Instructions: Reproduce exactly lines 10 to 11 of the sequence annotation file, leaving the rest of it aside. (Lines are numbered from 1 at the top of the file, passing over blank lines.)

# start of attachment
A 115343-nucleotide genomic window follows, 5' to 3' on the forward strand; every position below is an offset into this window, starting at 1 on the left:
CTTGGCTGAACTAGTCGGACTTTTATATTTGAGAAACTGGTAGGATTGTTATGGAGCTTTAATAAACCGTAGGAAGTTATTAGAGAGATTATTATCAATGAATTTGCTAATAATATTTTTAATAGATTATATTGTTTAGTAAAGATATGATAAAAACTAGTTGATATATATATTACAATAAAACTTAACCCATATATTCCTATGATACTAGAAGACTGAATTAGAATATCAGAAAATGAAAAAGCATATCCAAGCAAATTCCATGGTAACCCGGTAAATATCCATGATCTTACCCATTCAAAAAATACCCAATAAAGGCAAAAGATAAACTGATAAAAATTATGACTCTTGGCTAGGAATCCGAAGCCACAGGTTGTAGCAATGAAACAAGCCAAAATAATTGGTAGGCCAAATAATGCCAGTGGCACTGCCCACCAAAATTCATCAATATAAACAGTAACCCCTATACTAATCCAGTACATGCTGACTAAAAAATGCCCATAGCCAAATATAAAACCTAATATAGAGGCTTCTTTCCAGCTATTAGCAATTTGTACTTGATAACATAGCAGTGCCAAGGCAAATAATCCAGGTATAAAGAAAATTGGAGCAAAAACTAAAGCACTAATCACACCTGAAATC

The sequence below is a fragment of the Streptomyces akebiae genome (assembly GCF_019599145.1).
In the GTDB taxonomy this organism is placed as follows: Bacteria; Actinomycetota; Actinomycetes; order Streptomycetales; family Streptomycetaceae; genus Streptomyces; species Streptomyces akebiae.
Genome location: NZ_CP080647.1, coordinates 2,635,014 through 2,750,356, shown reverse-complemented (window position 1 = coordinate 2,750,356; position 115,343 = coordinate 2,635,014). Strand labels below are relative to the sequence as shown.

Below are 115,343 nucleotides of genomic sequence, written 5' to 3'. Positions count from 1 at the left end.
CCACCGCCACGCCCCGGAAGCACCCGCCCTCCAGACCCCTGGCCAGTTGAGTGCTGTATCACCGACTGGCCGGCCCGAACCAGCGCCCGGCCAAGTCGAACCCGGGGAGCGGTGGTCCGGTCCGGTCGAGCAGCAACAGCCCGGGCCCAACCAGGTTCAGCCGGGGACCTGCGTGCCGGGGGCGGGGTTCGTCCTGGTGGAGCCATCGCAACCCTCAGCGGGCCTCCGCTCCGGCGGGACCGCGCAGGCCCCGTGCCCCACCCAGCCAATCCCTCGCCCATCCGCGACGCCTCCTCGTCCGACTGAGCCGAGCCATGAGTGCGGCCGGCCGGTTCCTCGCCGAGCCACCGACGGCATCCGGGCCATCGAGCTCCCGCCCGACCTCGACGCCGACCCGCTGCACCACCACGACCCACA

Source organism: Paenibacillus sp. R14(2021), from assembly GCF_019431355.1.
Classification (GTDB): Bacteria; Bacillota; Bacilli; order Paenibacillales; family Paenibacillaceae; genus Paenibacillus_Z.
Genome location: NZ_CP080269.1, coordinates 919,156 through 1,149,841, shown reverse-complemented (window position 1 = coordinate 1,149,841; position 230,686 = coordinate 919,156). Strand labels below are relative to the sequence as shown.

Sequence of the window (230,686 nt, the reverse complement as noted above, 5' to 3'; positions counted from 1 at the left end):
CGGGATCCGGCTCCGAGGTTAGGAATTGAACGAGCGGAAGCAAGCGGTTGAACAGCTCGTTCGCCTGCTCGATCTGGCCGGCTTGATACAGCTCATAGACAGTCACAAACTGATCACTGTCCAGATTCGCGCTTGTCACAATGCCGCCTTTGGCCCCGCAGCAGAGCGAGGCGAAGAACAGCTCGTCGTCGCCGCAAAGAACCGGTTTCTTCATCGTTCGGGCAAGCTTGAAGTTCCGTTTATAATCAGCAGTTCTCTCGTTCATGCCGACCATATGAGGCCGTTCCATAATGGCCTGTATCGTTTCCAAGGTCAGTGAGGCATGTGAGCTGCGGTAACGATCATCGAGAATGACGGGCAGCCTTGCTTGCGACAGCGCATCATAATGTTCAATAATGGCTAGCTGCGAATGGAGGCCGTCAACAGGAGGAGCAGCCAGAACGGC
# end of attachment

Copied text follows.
Genome location: NZ_CP080269.1, coordinates 919,156 through 1,149,841, shown reverse-complemented (window position 1 = coordinate 1,149,841; position 230,686 = coordinate 919,156). Strand labels below are relative to the sequence as shown.

Sequence of the window (230,686 nt, the reverse complement as noted above, 5' to 3'; positions counted from 1 at the left end):